We’re Going Electric: Sophie Meets Justebikes

You can’t afford a car and even if you could, the thought of city traffic leaves you in a cold sweat. Public transport is not an option either: after years of tedious bus journeys, swelteringly hot tubes and the occasional ‘body on the line’ announcement, you’ve inevitably reached the end of your tether. You’re keen to cycle but having done so in the city numerous times before, you can’t ignore the fact that every three months yet another bike bites that burglary dust.

Enter, Justebikes, a cutting-edge ‘e-bike’ emporium located on Portobello Road, led by husband and wife team James FitzGerald and Clare Elwes. Fusing James’ experience in engineering with Claire’s perspective on practical cycling in the city, Justebikes has firmly rooted our cynical outlook on London biking. Having test-driven a bike around a Portobello block, we can only compare it to being in a Ferrari after you’ve had a Fiat for 10 years; the accelerating thrust of power had us hooked in seconds.

Here’s James showing us how it’s done:

What exactly is an e-bike?

The technical term for electronically assisted bikes is ‘Pedelecs’, because they have in-built pedals with capacities to be both electric and manual. You adjust the level of electric assistance depending on whether you want to use it purely as a mode of transport or a bit of exercise, or a bit of both. The more assistance you have, the more the electric motor is used and easier it is. The less assistance you have, the more it becomes like a manual bike. Battery life lasts about 20 miles and maximum speed approximately is about 15mph. We do have speed Pedelecs, which go to 40kph, but you have to register them with the DVLA, wear a helmet and have a number plate.

How did your e-bike journey start out?

James is an aviation, classic car and motor racing engineer. He was living and working in hilly Auckland and had a big hill to tackle on a commute, so eventually he ended up making himself an electrically assisted push-bike! From then we started looking at the electric bike market in the UK, which was about 10 years ago. We began to order parts from the main cycling nations like Denmark, Germany, Holland, Switzerland and France and went from there.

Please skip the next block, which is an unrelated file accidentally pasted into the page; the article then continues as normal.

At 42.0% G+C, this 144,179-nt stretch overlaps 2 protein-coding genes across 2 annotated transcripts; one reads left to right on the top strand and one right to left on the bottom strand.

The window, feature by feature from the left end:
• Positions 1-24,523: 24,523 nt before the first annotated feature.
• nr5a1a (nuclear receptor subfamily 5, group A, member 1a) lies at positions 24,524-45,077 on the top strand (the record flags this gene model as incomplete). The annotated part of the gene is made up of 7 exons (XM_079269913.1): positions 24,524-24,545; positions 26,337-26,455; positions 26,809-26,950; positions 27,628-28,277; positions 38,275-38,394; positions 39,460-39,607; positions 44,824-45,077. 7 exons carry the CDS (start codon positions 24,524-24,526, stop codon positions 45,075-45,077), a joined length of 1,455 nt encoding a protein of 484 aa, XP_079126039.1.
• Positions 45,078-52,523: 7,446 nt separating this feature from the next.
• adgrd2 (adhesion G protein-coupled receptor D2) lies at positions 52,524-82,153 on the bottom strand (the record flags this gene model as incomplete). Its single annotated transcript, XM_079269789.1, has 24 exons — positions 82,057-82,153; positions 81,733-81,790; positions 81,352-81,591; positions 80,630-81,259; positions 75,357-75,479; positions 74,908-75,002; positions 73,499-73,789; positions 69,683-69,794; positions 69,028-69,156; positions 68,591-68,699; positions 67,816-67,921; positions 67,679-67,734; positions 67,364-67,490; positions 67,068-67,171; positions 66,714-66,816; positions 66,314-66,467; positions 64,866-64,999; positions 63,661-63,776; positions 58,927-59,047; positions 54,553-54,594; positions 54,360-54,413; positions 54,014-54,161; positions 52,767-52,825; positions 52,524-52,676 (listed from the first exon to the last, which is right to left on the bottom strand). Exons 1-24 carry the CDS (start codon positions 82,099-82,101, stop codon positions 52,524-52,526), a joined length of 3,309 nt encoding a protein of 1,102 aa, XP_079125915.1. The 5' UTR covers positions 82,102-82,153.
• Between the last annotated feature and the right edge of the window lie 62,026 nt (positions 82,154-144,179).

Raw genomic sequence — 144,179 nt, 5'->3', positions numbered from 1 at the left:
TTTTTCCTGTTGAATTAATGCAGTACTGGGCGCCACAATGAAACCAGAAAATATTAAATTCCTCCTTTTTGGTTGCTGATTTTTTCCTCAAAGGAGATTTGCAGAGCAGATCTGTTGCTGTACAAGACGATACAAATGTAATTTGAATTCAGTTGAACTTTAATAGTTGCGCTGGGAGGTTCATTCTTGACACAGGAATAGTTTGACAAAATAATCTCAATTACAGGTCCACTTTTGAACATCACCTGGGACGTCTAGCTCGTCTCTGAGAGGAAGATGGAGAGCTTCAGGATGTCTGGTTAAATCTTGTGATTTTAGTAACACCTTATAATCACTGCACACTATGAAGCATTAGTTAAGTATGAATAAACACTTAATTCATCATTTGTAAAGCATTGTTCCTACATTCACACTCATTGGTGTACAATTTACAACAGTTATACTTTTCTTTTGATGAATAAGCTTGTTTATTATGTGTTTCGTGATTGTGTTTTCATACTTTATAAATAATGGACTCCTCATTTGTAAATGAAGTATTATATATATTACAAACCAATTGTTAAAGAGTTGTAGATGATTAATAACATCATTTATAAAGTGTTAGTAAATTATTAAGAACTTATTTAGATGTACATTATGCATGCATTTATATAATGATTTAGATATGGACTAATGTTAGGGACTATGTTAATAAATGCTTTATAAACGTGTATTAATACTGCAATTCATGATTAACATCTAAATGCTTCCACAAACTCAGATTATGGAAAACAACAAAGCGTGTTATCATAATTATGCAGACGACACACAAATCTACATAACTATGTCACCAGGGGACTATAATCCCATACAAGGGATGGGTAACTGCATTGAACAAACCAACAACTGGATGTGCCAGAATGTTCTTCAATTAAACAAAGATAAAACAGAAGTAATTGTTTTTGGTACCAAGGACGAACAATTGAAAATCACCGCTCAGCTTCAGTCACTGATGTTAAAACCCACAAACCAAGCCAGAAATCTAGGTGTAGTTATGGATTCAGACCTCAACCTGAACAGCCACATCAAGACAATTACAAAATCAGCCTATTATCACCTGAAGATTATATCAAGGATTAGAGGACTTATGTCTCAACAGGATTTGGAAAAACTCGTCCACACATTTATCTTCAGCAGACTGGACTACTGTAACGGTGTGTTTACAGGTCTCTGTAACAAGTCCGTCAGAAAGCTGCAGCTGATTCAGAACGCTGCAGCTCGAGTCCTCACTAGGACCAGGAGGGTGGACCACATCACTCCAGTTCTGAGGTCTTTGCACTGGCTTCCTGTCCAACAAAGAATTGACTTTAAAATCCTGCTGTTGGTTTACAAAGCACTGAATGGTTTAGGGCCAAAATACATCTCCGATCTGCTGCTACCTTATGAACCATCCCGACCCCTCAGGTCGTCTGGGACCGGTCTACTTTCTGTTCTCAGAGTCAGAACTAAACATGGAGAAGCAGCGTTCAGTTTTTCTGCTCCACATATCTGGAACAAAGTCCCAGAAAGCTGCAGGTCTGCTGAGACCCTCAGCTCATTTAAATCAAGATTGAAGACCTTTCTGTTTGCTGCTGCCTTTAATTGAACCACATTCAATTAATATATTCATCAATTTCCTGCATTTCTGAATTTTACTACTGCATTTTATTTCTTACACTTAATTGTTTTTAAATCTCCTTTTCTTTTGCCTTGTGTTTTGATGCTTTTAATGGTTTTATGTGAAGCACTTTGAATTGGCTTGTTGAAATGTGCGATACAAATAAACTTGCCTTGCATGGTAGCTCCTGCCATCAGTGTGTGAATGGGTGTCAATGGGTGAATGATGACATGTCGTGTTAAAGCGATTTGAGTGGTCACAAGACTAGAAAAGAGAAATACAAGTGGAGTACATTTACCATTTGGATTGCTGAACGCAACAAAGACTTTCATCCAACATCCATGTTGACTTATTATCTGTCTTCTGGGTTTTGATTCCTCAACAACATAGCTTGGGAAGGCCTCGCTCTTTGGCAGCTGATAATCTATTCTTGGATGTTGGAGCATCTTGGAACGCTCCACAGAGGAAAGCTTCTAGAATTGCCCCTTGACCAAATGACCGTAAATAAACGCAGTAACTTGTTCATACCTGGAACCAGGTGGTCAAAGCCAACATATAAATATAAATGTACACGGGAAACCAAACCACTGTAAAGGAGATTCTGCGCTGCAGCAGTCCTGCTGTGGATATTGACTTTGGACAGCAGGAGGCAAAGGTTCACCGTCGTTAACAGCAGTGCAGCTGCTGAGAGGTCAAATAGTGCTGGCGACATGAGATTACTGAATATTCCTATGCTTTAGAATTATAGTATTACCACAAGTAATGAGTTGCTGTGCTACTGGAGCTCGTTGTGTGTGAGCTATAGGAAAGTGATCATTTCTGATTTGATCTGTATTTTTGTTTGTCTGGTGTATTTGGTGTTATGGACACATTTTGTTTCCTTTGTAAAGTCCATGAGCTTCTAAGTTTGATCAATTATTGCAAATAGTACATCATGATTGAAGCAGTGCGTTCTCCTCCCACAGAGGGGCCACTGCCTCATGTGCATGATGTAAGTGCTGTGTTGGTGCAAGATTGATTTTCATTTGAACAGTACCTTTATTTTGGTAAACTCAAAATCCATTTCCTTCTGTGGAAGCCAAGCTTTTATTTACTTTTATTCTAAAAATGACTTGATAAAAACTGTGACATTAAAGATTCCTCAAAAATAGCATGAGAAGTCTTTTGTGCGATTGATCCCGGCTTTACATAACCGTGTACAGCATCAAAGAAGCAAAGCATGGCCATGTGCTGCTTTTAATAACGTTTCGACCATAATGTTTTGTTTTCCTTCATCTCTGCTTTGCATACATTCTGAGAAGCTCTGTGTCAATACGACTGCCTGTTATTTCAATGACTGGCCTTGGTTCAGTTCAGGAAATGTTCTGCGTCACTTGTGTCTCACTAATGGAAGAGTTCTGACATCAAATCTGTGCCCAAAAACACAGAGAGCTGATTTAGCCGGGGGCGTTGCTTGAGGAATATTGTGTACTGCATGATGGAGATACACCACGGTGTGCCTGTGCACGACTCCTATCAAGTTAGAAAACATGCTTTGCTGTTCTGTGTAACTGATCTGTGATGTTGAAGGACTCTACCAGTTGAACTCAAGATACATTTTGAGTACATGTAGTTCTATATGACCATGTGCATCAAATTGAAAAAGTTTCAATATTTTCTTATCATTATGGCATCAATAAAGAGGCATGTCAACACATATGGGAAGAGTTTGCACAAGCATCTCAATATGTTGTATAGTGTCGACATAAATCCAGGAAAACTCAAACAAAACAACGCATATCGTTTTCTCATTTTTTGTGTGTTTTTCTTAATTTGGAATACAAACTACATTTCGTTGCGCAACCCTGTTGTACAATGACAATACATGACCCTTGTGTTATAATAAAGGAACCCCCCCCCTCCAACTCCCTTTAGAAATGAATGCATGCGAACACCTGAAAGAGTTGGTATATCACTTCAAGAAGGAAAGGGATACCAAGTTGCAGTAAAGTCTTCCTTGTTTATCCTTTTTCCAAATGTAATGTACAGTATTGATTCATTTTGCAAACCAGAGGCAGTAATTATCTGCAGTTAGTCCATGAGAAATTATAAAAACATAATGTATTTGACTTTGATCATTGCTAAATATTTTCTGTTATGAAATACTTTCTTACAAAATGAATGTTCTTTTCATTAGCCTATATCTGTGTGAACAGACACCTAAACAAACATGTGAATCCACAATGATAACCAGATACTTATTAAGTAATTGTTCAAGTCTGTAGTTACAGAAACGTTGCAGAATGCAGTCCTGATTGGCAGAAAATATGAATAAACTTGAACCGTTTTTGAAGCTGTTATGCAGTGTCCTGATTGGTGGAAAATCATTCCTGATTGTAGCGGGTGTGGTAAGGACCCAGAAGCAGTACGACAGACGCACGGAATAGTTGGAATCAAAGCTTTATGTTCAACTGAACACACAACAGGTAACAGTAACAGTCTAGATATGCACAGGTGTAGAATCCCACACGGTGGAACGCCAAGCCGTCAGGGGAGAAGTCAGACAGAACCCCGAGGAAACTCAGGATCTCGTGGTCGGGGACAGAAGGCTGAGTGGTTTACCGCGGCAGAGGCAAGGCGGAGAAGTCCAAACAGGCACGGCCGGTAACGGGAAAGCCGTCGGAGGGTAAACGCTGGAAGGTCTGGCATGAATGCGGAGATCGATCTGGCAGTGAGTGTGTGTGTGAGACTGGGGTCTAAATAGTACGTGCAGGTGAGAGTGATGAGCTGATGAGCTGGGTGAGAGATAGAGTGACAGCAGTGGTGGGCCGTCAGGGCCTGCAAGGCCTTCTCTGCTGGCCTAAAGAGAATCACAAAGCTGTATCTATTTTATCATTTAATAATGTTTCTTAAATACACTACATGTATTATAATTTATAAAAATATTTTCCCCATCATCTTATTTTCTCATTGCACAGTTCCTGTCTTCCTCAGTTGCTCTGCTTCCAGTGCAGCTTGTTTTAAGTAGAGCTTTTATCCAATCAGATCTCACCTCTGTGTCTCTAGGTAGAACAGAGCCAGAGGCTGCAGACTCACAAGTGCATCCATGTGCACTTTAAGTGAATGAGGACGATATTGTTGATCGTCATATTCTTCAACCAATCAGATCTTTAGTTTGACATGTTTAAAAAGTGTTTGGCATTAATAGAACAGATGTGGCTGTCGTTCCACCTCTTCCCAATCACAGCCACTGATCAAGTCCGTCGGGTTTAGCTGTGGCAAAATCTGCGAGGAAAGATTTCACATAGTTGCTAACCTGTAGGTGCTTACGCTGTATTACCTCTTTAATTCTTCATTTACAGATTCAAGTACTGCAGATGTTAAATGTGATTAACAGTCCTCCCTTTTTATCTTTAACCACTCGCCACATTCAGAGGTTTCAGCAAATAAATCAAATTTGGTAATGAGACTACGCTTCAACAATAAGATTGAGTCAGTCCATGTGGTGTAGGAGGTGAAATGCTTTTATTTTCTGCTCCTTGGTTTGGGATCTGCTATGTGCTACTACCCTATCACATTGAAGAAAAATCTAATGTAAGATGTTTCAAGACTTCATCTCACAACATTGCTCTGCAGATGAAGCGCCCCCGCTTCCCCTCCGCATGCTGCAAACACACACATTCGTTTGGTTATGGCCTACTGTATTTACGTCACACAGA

What are the deal-breaking benefits of an e-bike as a mode of transport?

Its functional capacities of being automatic or completely manual, all at a flick of the finger, makes it an aid to your lifestyle by responding to needs a car or sole manual bike can’t.

It comes without the congestion, traffic, parking problems, pollution and insurance costs of a car and there is no need to pay for public transport. If you want it purely as a mode of transport, or don’t want to break a sweat before work, it’s like car: turn on the motor via the electrical assistance and it will do all the work for you, no matter how steep the hill. The same applies if you want to regain confidence on the road, especially in the capital. The Dutch Amsterdam style structure means you are more upright which allows you to see more around you, which, combined with speed, makes you feel more comfortable on the road.

If you want it as a form of exercise, all you have to do is turn off the assistance and it will function completely as a manual bike. The electric bike is no heavier than a Boris Bike so you really get the best of both worlds.


Bike theft is a huge concern in the city; how do you eliminate that?

These bikes have an incredible security system, which actually makes them more secure than a car.

You can actually leave your bike on the street and it won’t be taken. In the last eight years we’ve only had one electric bike stolen and it was returned to the police within a week!